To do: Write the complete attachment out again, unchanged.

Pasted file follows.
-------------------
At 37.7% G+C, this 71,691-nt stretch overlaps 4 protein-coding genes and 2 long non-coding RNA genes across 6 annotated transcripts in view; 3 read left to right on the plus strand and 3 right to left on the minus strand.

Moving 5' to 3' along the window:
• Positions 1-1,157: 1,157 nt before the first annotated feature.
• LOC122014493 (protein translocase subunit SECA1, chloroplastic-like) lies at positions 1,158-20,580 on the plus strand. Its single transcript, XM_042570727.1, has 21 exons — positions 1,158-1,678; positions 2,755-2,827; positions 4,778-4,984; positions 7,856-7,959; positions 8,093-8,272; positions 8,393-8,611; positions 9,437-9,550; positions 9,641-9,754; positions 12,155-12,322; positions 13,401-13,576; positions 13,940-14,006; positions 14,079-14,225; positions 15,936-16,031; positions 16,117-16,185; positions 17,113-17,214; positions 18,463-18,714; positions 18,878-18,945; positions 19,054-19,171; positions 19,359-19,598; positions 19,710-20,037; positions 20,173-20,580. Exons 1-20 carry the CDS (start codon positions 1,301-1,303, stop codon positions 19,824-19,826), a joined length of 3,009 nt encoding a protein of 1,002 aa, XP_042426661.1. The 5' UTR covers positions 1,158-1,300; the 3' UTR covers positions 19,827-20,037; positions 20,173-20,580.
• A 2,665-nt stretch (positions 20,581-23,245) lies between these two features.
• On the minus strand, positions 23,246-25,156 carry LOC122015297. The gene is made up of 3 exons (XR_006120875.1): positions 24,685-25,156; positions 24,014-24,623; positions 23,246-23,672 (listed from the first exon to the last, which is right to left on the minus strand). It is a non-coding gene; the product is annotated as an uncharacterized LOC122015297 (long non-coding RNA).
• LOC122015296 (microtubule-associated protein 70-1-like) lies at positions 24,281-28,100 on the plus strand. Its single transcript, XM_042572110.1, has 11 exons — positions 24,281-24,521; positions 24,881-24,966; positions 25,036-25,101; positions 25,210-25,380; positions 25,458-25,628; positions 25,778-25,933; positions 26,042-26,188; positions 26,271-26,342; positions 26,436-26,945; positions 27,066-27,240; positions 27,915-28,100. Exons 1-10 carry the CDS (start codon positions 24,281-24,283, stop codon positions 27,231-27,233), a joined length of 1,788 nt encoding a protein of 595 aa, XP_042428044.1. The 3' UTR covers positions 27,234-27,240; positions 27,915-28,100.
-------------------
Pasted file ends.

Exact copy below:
At 37.7% G+C, this 71,691-nt stretch overlaps 4 protein-coding genes and 2 long non-coding RNA genes across 6 annotated transcripts in view; 3 read left to right on the plus strand and 3 right to left on the minus strand.

Moving 5' to 3' along the window:
• Positions 1-1,157: 1,157 nt before the first annotated feature.
• LOC122014493 (protein translocase subunit SECA1, chloroplastic-like) lies at positions 1,158-20,580 on the plus strand. Its single transcript, XM_042570727.1, has 21 exons — positions 1,158-1,678; positions 2,755-2,827; positions 4,778-4,984; positions 7,856-7,959; positions 8,093-8,272; positions 8,393-8,611; positions 9,437-9,550; positions 9,641-9,754; positions 12,155-12,322; positions 13,401-13,576; positions 13,940-14,006; positions 14,079-14,225; positions 15,936-16,031; positions 16,117-16,185; positions 17,113-17,214; positions 18,463-18,714; positions 18,878-18,945; positions 19,054-19,171; positions 19,359-19,598; positions 19,710-20,037; positions 20,173-20,580. Exons 1-20 carry the CDS (start codon positions 1,301-1,303, stop codon positions 19,824-19,826), a joined length of 3,009 nt encoding a protein of 1,002 aa, XP_042426661.1. The 5' UTR covers positions 1,158-1,300; the 3' UTR covers positions 19,827-20,037; positions 20,173-20,580.
• A 2,665-nt stretch (positions 20,581-23,245) lies between these two features.
• On the minus strand, positions 23,246-25,156 carry LOC122015297. The gene is made up of 3 exons (XR_006120875.1): positions 24,685-25,156; positions 24,014-24,623; positions 23,246-23,672 (listed from the first exon to the last, which is right to left on the minus strand). It is a non-coding gene; the product is annotated as an uncharacterized LOC122015297 (long non-coding RNA).
• LOC122015296 (microtubule-associated protein 70-1-like) lies at positions 24,281-28,100 on the plus strand. Its single transcript, XM_042572110.1, has 11 exons — positions 24,281-24,521; positions 24,881-24,966; positions 25,036-25,101; positions 25,210-25,380; positions 25,458-25,628; positions 25,778-25,933; positions 26,042-26,188; positions 26,271-26,342; positions 26,436-26,945; positions 27,066-27,240; positions 27,915-28,100. Exons 1-10 carry the CDS (start codon positions 24,281-24,283, stop codon positions 27,231-27,233), a joined length of 1,788 nt encoding a protein of 595 aa, XP_042428044.1. The 3' UTR covers positions 27,234-27,240; positions 27,915-28,100.